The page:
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Tuesday, April 20, 2021

Why the UN feels the pain of Abrahamic religions only? It ignores violence against Hindus, Sikhs, & Buddhists

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India has called out the “selectivity” of the United Nations and condemned the acts of violence against all religions. India raps the United Nations and gave a stern message that UN General Assembly always shows its concerns towards ‘Abrahamic’ religions and selectively failed to acknowledge the rising hatred and violence against Buddhism, Hinduism, Sikhism.

Ashish Sharma, the First Secretary in India’s Permanent Mission to the UN was addressing the UN General Assembly session on ‘Culture of Peace’ on Wednesday. Where he exposed these “disconcerting trends” in the world of today.

India made it clear that all the anti-Semitism, Islamophobia, and anti-Christian acts of violence needed to be condemned, and India as a responsible nation, firmly condemns such acts, but at the same time, India also raised concerns over the selectivity of the UN, where UN resolutions on such important issues spoke only of these three Abrahamic religions together. The UN body conveniently fails to acknowledge the rise of hatred and violence against Buddhism, Hinduism, and Sikhism also.

Ashish Sharma further added that “Culture of peace cannot be only for Abrahamic religions. And as long as such selectivity exists, the world can never truly foster a culture of peace”.

Asserting that the UN is not a body that should take sides when it comes to religion, Sharma said if “we are indeed selective”, the world would end up proving American political scientist Samuel Huntington’s ‘clash of civilizations’.

“What we are trying to build here is an ‘alliance of civilisations’, not set up a clash. I call on the UN Alliance of Civilisation to act likewise and speak for all, not just a select few,” he said.

Sharma recalled the shattering of the iconic Bamyan Buddha by Islamic fundamentalists ‘Taliban’ in Afghanistan as well as the terrorist bombing of a gurdwara in war-torn Afghanistan in March, where 25 Sikh worshipers were killed, and the destruction of Hindu and Buddhist temples and minority cleansing of these religions by countries.

It was expected from this august 193-member General Assembly to condemn such violence and attacks against the Buddhist, the Hindu and the Sikh religion also. However, to our shock, the current member states refuse to speak of these religions in the same breath as the first three ‘Abrahamic’ religions. Why is this selectivity?

Sharma asserted that overall, Hinduism had more than 1.2 billion followers, Buddhism had over 535 million followers and Sikhism around 30 million followers across the world. He further added that “It is time that attacks against these religions are also added to the earlier list of the three Abrahamic religions when such resolutions are passed”.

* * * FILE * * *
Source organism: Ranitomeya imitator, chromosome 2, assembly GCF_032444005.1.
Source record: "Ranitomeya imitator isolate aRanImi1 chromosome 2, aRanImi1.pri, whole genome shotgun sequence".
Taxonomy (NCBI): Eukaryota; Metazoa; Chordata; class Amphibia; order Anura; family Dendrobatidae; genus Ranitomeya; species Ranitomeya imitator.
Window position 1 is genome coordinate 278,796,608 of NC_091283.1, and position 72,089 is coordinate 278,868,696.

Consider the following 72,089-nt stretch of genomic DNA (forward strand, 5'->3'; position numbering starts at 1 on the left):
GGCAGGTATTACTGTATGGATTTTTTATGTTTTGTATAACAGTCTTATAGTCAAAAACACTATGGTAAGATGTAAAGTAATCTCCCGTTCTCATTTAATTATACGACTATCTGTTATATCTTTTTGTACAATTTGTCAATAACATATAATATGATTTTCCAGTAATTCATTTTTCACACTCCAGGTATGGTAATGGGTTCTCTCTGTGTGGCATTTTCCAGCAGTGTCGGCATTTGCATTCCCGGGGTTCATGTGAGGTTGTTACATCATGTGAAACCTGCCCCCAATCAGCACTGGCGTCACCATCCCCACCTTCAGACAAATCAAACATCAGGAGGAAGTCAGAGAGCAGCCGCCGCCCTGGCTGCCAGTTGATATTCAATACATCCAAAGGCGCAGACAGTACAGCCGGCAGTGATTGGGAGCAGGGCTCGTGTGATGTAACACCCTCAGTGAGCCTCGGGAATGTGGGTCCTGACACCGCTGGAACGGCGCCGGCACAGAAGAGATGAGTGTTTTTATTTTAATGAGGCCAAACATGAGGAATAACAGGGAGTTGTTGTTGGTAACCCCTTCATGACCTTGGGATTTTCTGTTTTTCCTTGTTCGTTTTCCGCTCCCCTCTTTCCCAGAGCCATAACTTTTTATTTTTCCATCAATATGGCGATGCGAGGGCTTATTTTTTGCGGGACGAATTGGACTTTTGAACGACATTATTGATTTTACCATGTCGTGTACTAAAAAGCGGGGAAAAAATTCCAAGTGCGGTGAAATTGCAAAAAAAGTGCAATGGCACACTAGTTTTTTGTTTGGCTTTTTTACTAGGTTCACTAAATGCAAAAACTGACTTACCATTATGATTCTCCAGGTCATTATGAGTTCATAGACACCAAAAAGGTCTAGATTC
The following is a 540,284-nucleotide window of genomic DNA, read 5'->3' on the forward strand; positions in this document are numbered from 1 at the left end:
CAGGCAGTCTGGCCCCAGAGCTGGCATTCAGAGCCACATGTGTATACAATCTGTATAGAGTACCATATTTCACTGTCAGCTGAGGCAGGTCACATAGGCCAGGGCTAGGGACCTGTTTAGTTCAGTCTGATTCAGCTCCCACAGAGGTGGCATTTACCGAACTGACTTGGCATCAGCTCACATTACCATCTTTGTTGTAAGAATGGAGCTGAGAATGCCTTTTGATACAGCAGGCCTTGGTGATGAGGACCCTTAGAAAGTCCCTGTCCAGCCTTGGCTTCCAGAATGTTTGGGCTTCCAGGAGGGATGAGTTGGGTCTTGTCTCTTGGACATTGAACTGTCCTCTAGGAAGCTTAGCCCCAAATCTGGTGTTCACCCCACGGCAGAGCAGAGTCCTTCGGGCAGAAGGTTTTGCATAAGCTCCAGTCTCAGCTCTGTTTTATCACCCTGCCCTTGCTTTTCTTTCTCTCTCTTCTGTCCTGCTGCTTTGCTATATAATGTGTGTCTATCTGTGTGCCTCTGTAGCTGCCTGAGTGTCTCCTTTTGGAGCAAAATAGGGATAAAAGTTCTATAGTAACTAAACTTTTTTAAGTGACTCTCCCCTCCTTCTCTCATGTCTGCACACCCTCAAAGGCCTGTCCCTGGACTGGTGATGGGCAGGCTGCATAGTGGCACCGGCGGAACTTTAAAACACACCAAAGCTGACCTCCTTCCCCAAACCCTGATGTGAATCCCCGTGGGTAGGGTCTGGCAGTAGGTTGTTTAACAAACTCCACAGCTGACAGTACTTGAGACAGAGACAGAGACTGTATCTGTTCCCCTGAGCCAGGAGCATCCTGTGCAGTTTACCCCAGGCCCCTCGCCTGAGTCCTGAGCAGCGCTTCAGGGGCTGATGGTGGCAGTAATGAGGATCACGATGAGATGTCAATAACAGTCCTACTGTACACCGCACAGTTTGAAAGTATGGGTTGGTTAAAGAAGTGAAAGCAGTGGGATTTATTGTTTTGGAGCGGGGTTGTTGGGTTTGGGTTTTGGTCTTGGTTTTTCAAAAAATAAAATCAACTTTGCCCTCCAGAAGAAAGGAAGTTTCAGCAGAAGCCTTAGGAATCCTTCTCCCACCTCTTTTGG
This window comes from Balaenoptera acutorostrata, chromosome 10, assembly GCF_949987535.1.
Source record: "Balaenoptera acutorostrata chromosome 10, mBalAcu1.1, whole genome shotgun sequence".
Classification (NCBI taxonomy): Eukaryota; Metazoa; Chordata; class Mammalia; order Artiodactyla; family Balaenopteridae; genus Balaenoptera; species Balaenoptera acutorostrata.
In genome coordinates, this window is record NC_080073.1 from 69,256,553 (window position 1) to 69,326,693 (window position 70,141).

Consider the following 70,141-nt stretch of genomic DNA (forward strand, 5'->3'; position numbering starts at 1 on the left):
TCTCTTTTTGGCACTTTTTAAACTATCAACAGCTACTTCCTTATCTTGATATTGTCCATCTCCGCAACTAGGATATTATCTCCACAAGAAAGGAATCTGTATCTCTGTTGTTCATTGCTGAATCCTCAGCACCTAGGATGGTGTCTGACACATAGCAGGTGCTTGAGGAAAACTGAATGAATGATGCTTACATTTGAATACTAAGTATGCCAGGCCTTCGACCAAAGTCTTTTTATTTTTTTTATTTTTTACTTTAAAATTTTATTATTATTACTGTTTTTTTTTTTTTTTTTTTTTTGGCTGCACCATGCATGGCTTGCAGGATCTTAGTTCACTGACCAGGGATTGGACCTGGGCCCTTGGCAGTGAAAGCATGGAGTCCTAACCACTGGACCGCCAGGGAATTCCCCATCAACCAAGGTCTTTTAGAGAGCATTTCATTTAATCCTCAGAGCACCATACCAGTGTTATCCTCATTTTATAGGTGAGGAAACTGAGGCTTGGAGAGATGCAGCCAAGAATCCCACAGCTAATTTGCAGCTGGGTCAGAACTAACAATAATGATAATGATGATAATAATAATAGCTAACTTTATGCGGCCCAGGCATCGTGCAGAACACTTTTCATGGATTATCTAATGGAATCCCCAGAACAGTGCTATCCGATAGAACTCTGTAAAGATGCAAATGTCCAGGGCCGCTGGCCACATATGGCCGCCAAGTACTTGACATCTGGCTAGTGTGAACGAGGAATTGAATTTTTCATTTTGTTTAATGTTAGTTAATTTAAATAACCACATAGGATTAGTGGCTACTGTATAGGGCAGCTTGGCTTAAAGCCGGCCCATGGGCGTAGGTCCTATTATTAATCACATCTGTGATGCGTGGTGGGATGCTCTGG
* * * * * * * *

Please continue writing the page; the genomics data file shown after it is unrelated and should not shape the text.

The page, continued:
Here it is important to note, that UN General Assembly has released several resolutions over the years that have categorically condemned and voiced concern over an increase in “anti-Semitism, Christianophobia, and Islamophobia in various parts of the world”. There are countless occasions where the UN immediately passed resolutions against even small acts of violence, but at the same time, it ignores the plights of Hindus, Sikhs, and Buddhists.

UN’s shoddy approach towards violence against other religious minorities is like “get little more than a slap on the wrist”, this sentiment has been shared by several other countries as well.

India is not just the birthplace of Hinduism, Buddhism, Jainism and Sikhism, but it has been a land where the teachings of Judaism, Islam, Christianity and Zoroastrianism had taken strong root and where the Sufi tradition of Islam has flourished. Today, every one of the world’s major religions has a home in India.

India had provided shelter to millions of people from other faith, who were persecuted in foreign lands, India accepted them and allowed them to thrive in India. India’s strong and closely knitted tradition of inter-culture dialogue goes right to the time when ancient Indian thinkers had a flourishing dialogue with the ancient Greeks. India is not just a culture, but a civilization in itself.

Ashish Sharma further underlined that a ‘Culture of peace’ is the cornerstone of the foundation of a World order of tolerance and peace. India had tried to foster this culture through tolerance, understanding, respect for differences, respect for other religions and cultures, respect for human rights, gender equality — all this under the overarching umbrella of pluralistic ethos and democratic principles.

India has co-sponsored a resolution presented by the government of Bangladesh titled ‘Follow-up to the Declaration and Programme of Action on a Culture of Peace’. This resolution reiterates that the objective of the effective implementation of the Programme of Action is to strengthen further the global movement for a culture of peace.

This resolution invites UN member states to continue to place greater emphasis on and expand their activities promoting a culture of peace at the national, regional and international levels and to ensure that peace and non-violence are fostered at all levels.

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